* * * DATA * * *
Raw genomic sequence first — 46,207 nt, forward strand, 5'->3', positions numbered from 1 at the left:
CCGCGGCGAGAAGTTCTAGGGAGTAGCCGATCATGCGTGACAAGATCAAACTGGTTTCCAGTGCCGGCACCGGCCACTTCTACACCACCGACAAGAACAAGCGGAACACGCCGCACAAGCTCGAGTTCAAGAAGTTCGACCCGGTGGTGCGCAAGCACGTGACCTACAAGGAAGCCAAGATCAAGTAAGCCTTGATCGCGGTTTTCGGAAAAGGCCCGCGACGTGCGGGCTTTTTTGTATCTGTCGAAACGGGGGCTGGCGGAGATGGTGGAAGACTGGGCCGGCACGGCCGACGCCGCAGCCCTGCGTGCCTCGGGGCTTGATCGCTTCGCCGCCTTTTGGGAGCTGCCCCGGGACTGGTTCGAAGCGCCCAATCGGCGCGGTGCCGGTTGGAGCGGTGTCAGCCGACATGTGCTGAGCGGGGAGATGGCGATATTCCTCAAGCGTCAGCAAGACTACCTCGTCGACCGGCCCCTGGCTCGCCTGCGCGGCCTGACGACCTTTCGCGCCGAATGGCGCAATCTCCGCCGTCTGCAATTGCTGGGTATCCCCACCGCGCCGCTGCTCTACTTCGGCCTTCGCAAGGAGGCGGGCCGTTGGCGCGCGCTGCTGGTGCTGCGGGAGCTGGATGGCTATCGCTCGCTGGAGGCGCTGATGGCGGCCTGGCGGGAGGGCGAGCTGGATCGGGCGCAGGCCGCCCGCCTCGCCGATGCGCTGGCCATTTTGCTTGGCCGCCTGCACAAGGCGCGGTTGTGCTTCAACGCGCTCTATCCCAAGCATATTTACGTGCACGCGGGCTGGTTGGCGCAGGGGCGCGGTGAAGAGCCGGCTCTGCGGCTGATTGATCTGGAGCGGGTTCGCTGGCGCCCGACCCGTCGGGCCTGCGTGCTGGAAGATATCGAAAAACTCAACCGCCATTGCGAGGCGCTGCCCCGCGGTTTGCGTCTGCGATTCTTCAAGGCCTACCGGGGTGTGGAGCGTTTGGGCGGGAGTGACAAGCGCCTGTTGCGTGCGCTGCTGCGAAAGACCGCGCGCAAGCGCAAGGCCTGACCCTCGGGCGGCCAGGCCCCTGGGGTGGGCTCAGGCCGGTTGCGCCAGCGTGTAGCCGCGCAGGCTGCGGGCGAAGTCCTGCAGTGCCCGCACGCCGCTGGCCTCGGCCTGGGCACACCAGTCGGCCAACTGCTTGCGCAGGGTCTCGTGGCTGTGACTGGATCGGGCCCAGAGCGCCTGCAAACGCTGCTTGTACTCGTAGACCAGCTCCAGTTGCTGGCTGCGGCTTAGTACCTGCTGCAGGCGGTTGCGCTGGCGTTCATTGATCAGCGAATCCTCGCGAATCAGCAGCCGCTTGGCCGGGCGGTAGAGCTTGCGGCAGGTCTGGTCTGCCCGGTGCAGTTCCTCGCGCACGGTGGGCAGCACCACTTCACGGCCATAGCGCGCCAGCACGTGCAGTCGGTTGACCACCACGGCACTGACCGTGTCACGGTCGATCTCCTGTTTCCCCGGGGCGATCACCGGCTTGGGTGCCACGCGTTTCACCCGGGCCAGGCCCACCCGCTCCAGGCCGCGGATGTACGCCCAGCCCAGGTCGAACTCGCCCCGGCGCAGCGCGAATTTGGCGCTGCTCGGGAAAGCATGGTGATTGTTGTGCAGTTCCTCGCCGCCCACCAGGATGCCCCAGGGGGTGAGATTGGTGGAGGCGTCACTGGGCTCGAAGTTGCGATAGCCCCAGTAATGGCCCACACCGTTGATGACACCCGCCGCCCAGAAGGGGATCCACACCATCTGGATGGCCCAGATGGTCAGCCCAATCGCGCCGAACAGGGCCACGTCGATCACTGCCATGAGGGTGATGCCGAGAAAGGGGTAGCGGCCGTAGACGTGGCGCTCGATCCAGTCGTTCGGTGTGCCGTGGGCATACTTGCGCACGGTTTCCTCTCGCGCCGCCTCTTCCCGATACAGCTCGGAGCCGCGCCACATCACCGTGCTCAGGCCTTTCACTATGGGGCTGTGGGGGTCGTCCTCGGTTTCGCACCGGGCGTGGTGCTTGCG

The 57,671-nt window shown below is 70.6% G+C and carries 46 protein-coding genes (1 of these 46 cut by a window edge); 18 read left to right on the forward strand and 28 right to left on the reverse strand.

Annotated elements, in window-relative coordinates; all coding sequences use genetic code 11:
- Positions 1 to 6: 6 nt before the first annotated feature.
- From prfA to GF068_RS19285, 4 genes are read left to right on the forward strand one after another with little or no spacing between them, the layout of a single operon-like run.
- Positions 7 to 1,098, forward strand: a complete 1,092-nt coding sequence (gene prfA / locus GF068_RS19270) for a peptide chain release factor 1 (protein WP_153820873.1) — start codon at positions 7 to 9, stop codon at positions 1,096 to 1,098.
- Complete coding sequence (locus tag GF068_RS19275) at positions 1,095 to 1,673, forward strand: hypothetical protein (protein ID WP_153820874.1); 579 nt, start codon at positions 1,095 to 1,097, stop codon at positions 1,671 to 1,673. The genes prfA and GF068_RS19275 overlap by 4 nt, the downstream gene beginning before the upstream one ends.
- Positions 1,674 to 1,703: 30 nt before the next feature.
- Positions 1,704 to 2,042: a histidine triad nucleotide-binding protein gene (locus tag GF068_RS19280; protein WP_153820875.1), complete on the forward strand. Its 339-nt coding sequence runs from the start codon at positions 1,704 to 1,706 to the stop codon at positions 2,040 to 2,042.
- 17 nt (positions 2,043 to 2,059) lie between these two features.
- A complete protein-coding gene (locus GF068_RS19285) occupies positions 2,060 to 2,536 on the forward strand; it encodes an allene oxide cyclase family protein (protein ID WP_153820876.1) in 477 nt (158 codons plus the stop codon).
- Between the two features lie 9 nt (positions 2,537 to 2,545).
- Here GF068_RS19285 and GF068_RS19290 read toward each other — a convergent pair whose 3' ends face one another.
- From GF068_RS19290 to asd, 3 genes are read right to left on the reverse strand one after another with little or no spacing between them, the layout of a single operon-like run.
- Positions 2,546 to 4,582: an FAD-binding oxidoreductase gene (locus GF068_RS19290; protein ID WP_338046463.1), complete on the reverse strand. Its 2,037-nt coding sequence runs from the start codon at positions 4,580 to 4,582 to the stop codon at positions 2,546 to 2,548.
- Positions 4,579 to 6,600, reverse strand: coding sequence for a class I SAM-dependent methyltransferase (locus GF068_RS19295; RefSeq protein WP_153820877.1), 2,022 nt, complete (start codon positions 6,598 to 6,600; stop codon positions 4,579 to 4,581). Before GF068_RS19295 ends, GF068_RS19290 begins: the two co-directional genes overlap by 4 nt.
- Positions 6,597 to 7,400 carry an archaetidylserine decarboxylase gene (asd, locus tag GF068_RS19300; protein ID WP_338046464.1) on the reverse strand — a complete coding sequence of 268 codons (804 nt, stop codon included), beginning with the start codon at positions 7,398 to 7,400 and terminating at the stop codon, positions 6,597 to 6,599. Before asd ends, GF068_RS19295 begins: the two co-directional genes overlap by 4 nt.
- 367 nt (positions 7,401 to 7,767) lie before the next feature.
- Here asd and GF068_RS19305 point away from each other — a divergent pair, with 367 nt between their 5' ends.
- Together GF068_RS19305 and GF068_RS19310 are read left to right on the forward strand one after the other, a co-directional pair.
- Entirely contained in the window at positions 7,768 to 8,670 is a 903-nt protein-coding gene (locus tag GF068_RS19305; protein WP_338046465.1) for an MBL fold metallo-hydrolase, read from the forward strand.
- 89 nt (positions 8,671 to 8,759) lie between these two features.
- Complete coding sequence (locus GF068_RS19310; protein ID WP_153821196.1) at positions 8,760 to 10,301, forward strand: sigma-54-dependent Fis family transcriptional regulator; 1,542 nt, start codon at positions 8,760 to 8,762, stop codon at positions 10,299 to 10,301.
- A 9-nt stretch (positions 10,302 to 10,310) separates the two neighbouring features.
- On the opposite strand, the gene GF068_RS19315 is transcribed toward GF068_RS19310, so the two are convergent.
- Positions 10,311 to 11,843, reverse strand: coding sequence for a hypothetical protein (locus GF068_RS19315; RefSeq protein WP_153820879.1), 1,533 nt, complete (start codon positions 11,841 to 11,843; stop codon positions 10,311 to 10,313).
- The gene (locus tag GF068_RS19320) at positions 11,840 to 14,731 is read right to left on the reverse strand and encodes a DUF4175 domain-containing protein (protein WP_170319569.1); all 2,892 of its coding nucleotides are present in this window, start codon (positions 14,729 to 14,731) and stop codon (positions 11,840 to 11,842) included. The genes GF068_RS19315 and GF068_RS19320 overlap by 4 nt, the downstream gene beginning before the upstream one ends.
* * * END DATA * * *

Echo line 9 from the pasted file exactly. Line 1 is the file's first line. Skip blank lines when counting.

- Positions 1,674 to 1,703: 30 nt before the next feature.